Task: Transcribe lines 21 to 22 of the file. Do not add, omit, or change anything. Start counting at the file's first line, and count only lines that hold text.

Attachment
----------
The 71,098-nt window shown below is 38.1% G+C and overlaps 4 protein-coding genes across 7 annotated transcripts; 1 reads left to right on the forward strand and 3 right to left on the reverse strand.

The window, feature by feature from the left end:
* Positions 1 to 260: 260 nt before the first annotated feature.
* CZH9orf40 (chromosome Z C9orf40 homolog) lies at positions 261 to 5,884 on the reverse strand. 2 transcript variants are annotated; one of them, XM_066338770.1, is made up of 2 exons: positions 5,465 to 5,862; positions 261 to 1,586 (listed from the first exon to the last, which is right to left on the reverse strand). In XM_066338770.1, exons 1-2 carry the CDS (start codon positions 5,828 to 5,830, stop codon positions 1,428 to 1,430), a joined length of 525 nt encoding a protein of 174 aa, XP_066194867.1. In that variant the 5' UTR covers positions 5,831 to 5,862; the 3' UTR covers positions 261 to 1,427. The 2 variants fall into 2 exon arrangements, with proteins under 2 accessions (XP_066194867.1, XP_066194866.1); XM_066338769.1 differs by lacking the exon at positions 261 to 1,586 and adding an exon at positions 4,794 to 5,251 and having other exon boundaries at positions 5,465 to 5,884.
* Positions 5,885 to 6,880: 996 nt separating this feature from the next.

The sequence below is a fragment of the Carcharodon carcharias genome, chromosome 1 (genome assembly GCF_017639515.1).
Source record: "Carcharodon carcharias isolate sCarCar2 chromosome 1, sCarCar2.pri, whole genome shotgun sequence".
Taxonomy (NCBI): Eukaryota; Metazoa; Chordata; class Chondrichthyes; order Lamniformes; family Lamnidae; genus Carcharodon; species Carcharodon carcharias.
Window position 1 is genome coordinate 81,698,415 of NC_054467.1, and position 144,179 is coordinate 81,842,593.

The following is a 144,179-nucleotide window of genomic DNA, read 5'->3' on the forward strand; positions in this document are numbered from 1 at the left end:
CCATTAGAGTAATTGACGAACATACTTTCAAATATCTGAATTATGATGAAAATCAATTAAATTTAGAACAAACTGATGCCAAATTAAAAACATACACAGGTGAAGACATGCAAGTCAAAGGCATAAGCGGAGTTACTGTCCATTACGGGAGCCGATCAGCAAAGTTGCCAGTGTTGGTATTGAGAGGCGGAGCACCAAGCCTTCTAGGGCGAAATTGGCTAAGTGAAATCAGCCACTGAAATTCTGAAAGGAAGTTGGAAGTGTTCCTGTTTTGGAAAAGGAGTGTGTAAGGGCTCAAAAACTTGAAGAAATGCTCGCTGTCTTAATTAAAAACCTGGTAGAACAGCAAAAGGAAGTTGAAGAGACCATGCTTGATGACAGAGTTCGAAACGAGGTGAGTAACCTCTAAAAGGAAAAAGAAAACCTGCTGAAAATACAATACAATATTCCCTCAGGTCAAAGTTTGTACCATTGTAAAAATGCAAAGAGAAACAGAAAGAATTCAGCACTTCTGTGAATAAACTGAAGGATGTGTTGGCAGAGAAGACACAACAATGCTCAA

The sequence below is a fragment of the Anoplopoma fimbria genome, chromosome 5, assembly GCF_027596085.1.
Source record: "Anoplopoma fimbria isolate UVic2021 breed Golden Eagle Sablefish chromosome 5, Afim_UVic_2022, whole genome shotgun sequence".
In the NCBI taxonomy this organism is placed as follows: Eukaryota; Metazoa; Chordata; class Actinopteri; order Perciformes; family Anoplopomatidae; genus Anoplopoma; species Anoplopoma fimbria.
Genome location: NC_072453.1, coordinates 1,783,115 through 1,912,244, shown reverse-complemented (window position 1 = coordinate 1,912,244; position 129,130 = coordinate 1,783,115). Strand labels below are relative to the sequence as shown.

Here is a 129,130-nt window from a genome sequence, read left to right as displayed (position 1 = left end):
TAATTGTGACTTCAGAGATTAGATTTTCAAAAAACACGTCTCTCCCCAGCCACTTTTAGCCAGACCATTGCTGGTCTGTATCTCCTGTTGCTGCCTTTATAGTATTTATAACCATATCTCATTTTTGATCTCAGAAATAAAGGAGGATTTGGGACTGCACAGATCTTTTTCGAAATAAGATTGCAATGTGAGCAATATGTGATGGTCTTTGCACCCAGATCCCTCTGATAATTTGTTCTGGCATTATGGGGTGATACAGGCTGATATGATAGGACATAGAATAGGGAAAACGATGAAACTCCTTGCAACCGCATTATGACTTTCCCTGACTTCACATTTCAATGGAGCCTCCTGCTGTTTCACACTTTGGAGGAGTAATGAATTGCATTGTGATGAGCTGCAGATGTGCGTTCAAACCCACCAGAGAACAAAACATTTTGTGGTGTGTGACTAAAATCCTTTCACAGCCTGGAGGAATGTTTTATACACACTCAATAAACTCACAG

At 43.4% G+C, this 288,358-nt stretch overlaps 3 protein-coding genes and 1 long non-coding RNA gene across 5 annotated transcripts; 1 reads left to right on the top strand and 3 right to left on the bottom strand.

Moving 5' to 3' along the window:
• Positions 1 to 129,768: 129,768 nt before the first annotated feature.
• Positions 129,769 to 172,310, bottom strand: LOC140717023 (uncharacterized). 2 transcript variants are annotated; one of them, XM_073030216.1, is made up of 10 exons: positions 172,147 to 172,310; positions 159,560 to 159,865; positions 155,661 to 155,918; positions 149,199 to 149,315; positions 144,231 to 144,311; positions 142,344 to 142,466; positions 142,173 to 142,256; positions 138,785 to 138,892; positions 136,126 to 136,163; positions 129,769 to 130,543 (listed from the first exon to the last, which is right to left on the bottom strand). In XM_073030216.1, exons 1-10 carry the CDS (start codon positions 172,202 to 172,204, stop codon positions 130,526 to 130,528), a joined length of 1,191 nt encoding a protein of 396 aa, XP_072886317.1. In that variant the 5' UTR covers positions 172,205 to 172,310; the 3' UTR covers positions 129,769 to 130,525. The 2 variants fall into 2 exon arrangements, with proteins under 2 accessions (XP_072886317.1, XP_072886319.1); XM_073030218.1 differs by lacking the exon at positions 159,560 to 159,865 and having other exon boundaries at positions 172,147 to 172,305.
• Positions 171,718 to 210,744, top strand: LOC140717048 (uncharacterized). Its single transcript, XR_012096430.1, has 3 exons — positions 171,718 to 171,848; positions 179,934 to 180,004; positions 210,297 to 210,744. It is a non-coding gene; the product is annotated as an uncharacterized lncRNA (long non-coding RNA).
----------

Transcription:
• Positions 129,769 to 172,310, bottom strand: LOC140717023 (uncharacterized). 2 transcript variants are annotated; one of them, XM_073030216.1, is made up of 10 exons: positions 172,147 to 172,310; positions 159,560 to 159,865; positions 155,661 to 155,918; positions 149,199 to 149,315; positions 144,231 to 144,311; positions 142,344 to 142,466; positions 142,173 to 142,256; positions 138,785 to 138,892; positions 136,126 to 136,163; positions 129,769 to 130,543 (listed from the first exon to the last, which is right to left on the bottom strand). In XM_073030216.1, exons 1-10 carry the CDS (start codon positions 172,202 to 172,204, stop codon positions 130,526 to 130,528), a joined length of 1,191 nt encoding a protein of 396 aa, XP_072886317.1. In that variant the 5' UTR covers positions 172,205 to 172,310; the 3' UTR covers positions 129,769 to 130,525. The 2 variants fall into 2 exon arrangements, with proteins under 2 accessions (XP_072886317.1, XP_072886319.1); XM_073030218.1 differs by lacking the exon at positions 159,560 to 159,865 and having other exon boundaries at positions 172,147 to 172,305.
• Positions 171,718 to 210,744, top strand: LOC140717048 (uncharacterized). Its single transcript, XR_012096430.1, has 3 exons — positions 171,718 to 171,848; positions 179,934 to 180,004; positions 210,297 to 210,744. It is a non-coding gene; the product is annotated as an uncharacterized lncRNA (long non-coding RNA).